Court News Ohio
Court News Ohio
Court News Ohio

New Year Brings Change to the Bench

Courthouses across Ohio are welcoming new judges this month, including (clockwise from top left): Allen County Court of Common Pleas, Pike County Court, Lorain County Common Pleas Court, Trumbull County Court, Montgomery County Common Pleas Court, Eighth District Court of Appeals (Cuyahoga County courthouse).

Courthouses across Ohio are welcoming new judges this month, including (clockwise from top left): Allen County Court of Common Pleas, Pike County Court, Lorain County Common Pleas Court, Trumbull County Court, Montgomery County Common Pleas Court, Eighth District Court of Appeals (Cuyahoga County courthouse).

Courthouses across Ohio are welcoming new judges this month, including (clockwise from top left): Allen County Court of Common Pleas, Pike County Court, Lorain County Common Pleas Court, Trumbull County Court, Montgomery County Common Pleas Court, Eighth District Court of Appeals (Cuyahoga County courthouse).

Courthouses across Ohio are welcoming new judges this month, including (clockwise from top left): Allen County Court of Common Pleas, Pike County Court, Lorain County Common Pleas Court, Trumbull County Court, Montgomery County Common Pleas Court, Eighth District Court of Appeals (Cuyahoga County courthouse).

The New Year has resulted in a lot of new faces on the bench in Ohio. Of the 724 judgeships in the state, 37 posts have a new judge behind the bench with the majority of those filled by attorneys who have never been judges.

Three of the seven Ohio Supreme Court justices are new to the court but not new to the bench. Justice Sharon L. Kennedy, who defeated Yvette McGee Brown in the November election, was sworn in to office on December 7. Gov. Kasich appointed Tenth District Court of Appeals Judge Judith L. French on December 20 to the seat vacated by Justice Evelyn Lundberg Stratton. Former Eleventh District Court of Appeals Judge William M. O’Neill, who defeated Robert R. Cupp in November, took the oath of office on December 27.

But the changeover doesn’t end there. Many district appeals courts, common pleas courts, and county courts are under new management as well.

The newest members of Ohio’s judiciary came to the job with a lack of experience, but they didn’t arrive empty handed. Over four days in early December, each attended an intense and comprehensive new judges orientation organized by the Ohio Judicial College.

The orientation is intended to help newly elected and recently appointed judges learn more about how to succeed on the bench and make a smooth transition from the bar to the bench. The judges attended sessions focusing on judicial ethics, access to justice and fairness in the courts, caseflow management, and court security.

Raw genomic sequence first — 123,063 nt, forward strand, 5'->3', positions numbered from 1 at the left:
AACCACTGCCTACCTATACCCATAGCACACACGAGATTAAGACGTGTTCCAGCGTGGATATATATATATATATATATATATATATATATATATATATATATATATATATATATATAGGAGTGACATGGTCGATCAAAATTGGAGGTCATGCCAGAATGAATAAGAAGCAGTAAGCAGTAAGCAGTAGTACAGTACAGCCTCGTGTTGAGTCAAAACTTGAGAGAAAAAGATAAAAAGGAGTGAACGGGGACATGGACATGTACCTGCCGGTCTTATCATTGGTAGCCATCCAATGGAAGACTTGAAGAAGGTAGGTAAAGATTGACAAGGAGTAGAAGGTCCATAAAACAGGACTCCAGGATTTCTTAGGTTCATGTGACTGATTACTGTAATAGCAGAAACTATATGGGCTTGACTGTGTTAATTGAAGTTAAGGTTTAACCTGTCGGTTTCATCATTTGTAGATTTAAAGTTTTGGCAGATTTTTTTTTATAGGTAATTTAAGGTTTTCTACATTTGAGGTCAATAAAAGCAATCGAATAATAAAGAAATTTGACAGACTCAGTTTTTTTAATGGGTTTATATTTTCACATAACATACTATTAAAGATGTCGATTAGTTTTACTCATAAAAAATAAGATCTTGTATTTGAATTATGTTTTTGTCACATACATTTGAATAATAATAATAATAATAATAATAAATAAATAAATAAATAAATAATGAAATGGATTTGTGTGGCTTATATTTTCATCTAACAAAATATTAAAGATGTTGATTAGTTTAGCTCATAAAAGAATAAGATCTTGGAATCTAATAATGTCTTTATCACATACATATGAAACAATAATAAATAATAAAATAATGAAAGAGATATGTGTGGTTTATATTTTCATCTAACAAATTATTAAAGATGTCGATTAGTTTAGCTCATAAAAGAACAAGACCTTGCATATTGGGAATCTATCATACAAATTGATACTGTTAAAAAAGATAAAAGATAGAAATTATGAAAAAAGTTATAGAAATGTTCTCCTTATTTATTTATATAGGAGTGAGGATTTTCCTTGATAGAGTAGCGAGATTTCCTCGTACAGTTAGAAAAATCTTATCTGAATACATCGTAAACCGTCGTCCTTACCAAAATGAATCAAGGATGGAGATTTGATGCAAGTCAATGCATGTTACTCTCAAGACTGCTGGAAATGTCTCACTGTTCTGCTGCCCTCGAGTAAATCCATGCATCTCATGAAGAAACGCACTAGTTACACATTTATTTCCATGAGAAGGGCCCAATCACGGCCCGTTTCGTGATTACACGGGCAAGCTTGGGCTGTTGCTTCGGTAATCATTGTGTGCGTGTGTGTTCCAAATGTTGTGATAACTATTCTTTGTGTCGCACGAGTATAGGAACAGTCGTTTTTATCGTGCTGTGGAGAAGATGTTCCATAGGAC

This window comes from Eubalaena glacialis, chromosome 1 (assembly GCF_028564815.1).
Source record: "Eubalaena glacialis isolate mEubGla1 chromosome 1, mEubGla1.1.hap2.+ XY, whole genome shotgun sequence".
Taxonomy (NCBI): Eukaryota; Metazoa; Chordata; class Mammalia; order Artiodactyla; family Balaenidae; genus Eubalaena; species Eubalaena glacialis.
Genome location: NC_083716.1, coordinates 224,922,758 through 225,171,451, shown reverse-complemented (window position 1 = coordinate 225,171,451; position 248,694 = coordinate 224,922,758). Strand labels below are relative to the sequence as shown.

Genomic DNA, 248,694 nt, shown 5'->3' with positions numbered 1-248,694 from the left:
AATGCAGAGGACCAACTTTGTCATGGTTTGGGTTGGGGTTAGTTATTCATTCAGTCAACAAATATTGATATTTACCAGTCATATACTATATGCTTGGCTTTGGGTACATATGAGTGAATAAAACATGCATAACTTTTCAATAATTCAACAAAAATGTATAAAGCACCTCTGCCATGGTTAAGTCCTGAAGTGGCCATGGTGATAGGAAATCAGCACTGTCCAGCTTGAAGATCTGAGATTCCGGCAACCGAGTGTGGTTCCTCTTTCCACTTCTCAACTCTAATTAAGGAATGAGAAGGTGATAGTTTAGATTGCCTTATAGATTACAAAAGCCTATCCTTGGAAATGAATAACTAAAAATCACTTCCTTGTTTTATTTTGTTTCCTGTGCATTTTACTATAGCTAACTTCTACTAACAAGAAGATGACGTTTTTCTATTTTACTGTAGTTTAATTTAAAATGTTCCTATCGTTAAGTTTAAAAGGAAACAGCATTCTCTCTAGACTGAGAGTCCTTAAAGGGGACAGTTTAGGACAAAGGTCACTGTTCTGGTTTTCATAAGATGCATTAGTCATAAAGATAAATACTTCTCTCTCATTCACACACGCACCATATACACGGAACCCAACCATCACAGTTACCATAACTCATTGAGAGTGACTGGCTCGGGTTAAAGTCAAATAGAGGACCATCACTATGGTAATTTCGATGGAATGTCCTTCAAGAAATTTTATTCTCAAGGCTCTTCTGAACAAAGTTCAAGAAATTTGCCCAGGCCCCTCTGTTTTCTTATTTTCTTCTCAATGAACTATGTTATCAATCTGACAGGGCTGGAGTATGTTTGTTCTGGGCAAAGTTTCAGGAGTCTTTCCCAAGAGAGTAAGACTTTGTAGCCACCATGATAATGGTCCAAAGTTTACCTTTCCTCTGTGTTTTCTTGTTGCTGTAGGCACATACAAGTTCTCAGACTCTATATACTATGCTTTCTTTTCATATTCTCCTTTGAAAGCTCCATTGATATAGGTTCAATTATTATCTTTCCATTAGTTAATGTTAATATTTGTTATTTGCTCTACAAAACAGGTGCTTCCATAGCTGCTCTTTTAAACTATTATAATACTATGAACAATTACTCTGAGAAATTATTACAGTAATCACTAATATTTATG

Throughout the week, the appellate, common pleas, municipal and county, domestic relations, probate, and juvenile judges broke out into sessions related to their specific jurisdictions to discuss civil case matters, sentencing, domestic violence, and traffic law. The judges also attended workshops on trial skills and accepting a plea.

The Judicial College conducts the first weeklong orientation session annually in December, after the November election but before the beginning of the new judges’ terms. The judges attend a second weeklong orientation in April.

In her welcoming remarks to the new judges on December 10, Chief Justice Maureen O’Connor explained the importance of topics they would be learning about, shared some anecdotes from her days as a new judge, and encouraged them to make use of the services available from the Supreme Court.

She congratulated them on joining the judicial community.

“You have responsibilities to the public that elected you, the staff you inherited, and the litigants and defendants who will come before you in court,” Chief Justice O’Connor said. “It’s true that you are an independent officeholder, but with independence comes responsibility. I urge you to keep your docket up to date and to be visible in the community whether inside the courthouse or out.”

She also asked that the new judges consider getting involved in their communities and in educating the public about the judiciary and what judges do.

Two new judges who attended the orientation spoke of what they hoped to learn about serving on the bench.

Former Champaign County Prosecutor Nick Selvaggio donned the judge’s robe on January 1.

He said he found the orientation to be helpful and that he was looking forward to serving his community.

Selvaggio made the switch from a job he held for 16 years to presiding over the county’s common pleas bench. He said it will be a new perspective listening to both sides of the bar.

“It’s a lot like being a parent. You know growing up you always think if you are a parent this is how you would do it. And when you become a parent you realize, ‘oh my parents were actually right in the way they were raising me,’ so I wonder if it’s going to be the same as a judge,” Selvaggio said.